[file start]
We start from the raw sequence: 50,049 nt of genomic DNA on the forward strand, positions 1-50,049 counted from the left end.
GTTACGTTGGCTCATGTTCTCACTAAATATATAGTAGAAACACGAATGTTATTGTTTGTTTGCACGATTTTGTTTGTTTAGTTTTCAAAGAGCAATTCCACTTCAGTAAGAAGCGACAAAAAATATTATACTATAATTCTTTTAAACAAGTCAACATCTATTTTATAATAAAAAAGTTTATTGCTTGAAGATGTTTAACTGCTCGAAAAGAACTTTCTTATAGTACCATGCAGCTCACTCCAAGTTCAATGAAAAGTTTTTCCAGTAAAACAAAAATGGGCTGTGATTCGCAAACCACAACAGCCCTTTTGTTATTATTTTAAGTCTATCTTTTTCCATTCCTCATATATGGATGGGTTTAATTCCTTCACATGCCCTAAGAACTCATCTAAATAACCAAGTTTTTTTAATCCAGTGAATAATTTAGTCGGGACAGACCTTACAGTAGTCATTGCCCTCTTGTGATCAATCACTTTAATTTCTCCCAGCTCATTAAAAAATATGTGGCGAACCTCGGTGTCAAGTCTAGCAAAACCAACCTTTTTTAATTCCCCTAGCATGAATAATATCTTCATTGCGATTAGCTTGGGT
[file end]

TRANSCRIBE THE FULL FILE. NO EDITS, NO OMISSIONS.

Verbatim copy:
We start from the raw sequence: 50,049 nt of genomic DNA on the forward strand, positions 1-50,049 counted from the left end.
GTTACGTTGGCTCATGTTCTCACTAAATATATAGTAGAAACACGAATGTTATTGTTTGTTTGCACGATTTTGTTTGTTTAGTTTTCAAAGAGCAATTCCACTTCAGTAAGAAGCGACAAAAAATATTATACTATAATTCTTTTAAACAAGTCAACATCTATTTTATAATAAAAAAGTTTATTGCTTGAAGATGTTTAACTGCTCGAAAAGAACTTTCTTATAGTACCATGCAGCTCACTCCAAGTTCAATGAAAAGTTTTTCCAGTAAAACAAAAATGGGCTGTGATTCGCAAACCACAACAGCCCTTTTGTTATTATTTTAAGTCTATCTTTTTCCATTCCTCATATATGGATGGGTTTAATTCCTTCACATGCCCTAAGAACTCATCTAAATAACCAAGTTTTTTTAATCCAGTGAATAATTTAGTCGGGACAGACCTTACAGTAGTCATTGCCCTCTTGTGATCAATCACTTTAATTTCTCCCAGCTCATTAAAAAATATGTGGCGAACCTCGGTGTCAAGTCTAGCAAAACCAACCTTTTTTAATTCCCCTAGCATGAATAATATCTTCATTGCGATTAGCTTGGGT